Economic crisis is also a very poor name for a widely varied set of symptoms. Economists originally called it “Sub-Prime” Crisis, then “Recession,” and now their favorite seems to be “Economic Crisis.” The names are likely to change as the symptoms of the end of the Industrial Age present themselves.

After studying the end of the Industrial Age for about five years, it all seems quite simple to me. These problems are all related, and must be contemplated and solutions proposed for the actual problems, not just the symptoms, and not with solutions that “feel good,” but rather solutions that fit the physics of the problem.

The problem is simple.
Man found a substance in Earth’s “basement” that allowed him to temporarily overcome the normal limit of living on Earth, that limit being: living on the energy that comes from the Sun. Man used the energy from this substance to continuously increase the amount of energy available from this substance. He also created an economic system that automatically creates more interest debt as time passes, and thus requires economic growth in order that it remain plausible that the interest accumulation could be repaid. As he used this substance, he put the undesired components into the atmosphere, hoping that it would be OK.

Now Industrial Man finds himself in the following situation.
1. The net energy (gross energy minus the energy used in the extraction) from fossil fuel is in decline.
2. His financial system is collapsing because repayment of the interest is not plausible, and the economy cannot grow enough without more energy to make it plausible.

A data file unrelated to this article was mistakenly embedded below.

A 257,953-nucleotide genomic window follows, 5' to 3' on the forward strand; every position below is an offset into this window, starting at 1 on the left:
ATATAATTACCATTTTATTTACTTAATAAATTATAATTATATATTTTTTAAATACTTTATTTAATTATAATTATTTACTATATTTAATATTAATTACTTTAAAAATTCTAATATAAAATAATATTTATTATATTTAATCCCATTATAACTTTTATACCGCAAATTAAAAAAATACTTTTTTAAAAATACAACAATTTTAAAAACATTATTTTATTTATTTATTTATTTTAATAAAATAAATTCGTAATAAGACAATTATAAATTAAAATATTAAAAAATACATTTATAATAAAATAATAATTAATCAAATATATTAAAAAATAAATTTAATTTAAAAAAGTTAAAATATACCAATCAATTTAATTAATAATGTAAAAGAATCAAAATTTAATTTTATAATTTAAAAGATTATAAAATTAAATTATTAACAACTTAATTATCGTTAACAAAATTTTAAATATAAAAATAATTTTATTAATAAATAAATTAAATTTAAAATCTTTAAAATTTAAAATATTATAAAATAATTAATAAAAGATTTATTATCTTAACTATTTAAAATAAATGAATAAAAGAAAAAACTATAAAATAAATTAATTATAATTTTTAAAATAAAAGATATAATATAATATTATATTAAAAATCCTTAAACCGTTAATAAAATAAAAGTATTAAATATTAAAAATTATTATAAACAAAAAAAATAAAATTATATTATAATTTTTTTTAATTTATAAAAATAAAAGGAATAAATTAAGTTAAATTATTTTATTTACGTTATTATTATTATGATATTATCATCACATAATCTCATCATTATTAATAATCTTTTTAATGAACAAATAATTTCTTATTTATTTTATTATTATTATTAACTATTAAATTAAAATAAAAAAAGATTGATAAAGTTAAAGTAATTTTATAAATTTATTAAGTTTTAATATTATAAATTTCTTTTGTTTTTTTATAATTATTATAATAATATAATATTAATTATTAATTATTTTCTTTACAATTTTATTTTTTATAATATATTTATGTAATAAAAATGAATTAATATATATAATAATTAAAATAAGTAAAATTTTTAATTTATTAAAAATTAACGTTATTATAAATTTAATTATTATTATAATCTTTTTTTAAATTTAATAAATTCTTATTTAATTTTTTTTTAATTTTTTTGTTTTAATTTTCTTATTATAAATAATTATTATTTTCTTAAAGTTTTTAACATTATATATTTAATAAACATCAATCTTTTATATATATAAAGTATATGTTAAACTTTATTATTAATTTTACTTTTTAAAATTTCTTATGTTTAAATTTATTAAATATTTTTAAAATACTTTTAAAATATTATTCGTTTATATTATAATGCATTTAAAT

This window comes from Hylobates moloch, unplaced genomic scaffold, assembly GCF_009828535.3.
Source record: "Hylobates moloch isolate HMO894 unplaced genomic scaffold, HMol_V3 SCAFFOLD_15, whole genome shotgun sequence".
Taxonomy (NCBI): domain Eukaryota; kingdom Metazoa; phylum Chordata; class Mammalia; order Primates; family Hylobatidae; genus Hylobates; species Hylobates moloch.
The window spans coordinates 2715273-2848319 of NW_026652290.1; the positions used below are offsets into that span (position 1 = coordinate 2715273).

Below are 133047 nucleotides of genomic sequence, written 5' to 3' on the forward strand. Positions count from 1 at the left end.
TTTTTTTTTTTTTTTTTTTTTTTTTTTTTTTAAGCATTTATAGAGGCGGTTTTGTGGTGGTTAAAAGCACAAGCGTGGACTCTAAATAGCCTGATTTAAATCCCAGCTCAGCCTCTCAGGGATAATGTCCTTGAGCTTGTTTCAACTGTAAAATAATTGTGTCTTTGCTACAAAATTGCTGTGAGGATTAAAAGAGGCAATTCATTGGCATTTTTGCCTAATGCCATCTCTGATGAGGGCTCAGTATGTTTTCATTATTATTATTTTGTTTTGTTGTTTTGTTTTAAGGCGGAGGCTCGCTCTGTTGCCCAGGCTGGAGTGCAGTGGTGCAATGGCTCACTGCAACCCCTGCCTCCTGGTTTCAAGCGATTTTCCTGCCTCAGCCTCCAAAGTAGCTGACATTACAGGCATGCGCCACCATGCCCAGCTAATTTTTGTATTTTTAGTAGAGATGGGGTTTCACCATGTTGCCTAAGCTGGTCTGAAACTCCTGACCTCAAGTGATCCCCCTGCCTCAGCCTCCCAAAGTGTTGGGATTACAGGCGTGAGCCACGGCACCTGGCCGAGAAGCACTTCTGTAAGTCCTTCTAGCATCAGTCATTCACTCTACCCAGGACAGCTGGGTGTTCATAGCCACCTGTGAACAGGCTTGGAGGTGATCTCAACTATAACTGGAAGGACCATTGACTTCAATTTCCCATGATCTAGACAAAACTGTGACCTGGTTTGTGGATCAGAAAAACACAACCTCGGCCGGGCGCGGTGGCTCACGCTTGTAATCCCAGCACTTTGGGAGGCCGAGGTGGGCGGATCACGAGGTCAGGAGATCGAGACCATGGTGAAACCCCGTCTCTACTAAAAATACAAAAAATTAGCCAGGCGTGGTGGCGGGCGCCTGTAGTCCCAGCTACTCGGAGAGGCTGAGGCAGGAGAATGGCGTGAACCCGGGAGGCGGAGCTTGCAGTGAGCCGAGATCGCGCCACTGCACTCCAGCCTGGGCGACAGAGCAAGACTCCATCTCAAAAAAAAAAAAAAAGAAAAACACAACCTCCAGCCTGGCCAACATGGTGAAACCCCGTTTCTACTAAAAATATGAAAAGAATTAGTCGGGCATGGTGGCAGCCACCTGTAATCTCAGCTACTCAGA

3. The Earths formerly sequestered carbon is now in the atmosphere, and he is not sure exactly what it means. But most agree it’s probably not good.

So Global Warming, Peak Oil, and financial collapse are the same problem.
Maybe we should name the entire situation “DADESFFC” for Dying and Dysfunctional Energy System Feeding Financial Collapse. Ok, so maybe it’s not a sexy acronym. Or maybe it’s too complicated for some to understand. But the point is that without understanding the big picture, and without looking for solutions to the actual problems, we are left in the dark shooting at the symptoms.

Lately “Climate Change” has been in the news with the negotiations in Copenhagen, Denmark. Some of the activists seem to be advocating that we solve the problems with massive redistribution of wealth. Their solutions are simple–take money from the polluters and give it to the less fortunate. Problem Solved. If only it were anywhere near this easy.